Frank Shuman’s Solar Arabian Dream
On a clear, blazing hot day in June of 1913, the cream of British colonial society in Egypt—including journalists, ranking civil servants, and diplomats—gathered in Maadi, a small farming village on the banks of the Nile several miles south of Cairo, for the grand opening of a most unusual irrigation plant. Sipping champagne and snacking on cheese and caviar, mustachioed men in Panama hats and pith helmets and elegant ladies carrying parasols strolled the grounds, marveling at the long, gleaming rows of trough-shaped mirrors concentrating sunlight onto cast-iron boilers running the length of each trough. Heated to just more than 200 degrees Fahrenheit, water in the boilers turned to low-pressure steam to drive a specially designed, 75 horsepower engine. As if by magic, running on nothing more than sunlight, the engine pumped thousands of gallons of water from the Nile, saturating the arid landscape.
Among the distinguished, well-dressed crowd, two men stood out. The most dazzling by far was Viscount Horatio Herbert Kitchener of Khartoum, a military hero famous for bringing Sudan under British control in the 1890s. Tall, with a thick walrus mustache and piercing eyes, Kitchener had accepted an appointment two years earlier, in 1911, as consul-general and minister plenipotentiary in Egypt, making him the most powerful man in the country. Valued for its proximity to the Suez Canal, Egypt was a prize colonial possession, but not one easily managed. To quell nationalist stirrings and bring Egypt more firmly under British control, Kitchener, trained as a military engineer, set about improving the country’s economy, first by strengthening its infrastructure. Chief among his goals was increasing the yield of Egypt’s valuable cotton crop—an initiative requiring drastic improvement in the country’s primitive irrigation system consisting mainly manpower and crude canals. Finding a way to pump water from the Nile to faraway cotton fields without spending a fortune on coal-powered irrigation pumps was high on Kitchener’s list.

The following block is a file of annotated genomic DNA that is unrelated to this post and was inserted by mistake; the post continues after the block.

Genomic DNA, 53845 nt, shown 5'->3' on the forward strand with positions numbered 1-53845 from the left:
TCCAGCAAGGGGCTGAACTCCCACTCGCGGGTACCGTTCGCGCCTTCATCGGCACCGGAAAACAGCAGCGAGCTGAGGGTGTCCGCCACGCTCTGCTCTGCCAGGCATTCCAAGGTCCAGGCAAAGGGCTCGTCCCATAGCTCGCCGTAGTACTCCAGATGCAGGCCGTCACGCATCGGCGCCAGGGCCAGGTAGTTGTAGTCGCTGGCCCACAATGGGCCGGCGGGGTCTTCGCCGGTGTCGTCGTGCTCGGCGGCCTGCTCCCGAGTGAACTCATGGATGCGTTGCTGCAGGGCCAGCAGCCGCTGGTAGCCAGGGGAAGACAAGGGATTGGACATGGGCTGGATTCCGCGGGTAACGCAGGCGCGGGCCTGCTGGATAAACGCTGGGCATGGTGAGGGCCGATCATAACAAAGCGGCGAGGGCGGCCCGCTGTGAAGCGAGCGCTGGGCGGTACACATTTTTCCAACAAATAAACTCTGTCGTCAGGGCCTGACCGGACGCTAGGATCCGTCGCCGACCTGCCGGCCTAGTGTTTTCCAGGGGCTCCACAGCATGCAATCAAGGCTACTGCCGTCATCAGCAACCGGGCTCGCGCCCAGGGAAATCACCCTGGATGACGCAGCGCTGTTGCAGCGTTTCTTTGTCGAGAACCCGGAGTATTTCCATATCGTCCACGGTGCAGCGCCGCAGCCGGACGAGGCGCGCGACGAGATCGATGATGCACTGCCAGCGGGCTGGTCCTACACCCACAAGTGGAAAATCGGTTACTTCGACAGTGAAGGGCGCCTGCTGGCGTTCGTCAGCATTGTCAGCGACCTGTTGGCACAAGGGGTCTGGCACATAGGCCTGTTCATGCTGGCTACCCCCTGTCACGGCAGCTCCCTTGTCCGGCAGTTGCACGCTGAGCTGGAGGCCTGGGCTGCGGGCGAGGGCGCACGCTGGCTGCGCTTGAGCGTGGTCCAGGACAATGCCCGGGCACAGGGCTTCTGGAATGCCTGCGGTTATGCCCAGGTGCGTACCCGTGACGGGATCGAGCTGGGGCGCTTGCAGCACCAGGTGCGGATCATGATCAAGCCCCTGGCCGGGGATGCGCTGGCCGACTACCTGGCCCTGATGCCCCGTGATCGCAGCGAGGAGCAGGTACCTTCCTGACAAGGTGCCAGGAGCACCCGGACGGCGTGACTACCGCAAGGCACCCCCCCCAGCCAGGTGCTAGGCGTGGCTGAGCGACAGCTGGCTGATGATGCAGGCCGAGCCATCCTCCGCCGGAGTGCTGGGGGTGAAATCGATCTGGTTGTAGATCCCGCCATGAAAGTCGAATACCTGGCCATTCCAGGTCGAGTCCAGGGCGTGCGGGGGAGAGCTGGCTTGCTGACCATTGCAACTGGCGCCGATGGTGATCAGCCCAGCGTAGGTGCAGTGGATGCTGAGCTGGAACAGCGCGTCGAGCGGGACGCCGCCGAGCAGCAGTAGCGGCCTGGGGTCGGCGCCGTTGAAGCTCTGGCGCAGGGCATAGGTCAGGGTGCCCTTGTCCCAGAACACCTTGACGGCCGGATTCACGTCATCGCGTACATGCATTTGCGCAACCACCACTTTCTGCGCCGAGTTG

An intriguing solution was provided by Kitchener’s host that hot July day—American inventor, engineer, and solar energy pioneer Frank Shuman. A dead ringer for Teddy Roosevelt, Shuman shared much of the former U.S. president’s energy and force of personality. Earlier success with his invention of “Safetee-Glass”—shatter-proof glass used for skylights, car windshields, goggles and machine tool guards—had made Shuman a wealthy man, freeing him to pursue his engineering passions in his Edison-like inventor’s compound in Philadelphia. Like many leading scientific minds of the early decades of the 20th century, Shuman feared that the industrialized world’s rapacious consumption of coal and, increasingly, oil, would soon result in drastic shortages of those finite fuels. And so, like Mouchot, Ericsson, and Eneas, all of whose work he knew well, Shuman began tinkering with solar motors in 1906. Well aware of Eneas’s all too public failure a few years earlier, Shuman set his sights on a simpler, sturdier, less-expensive design for a solar engine.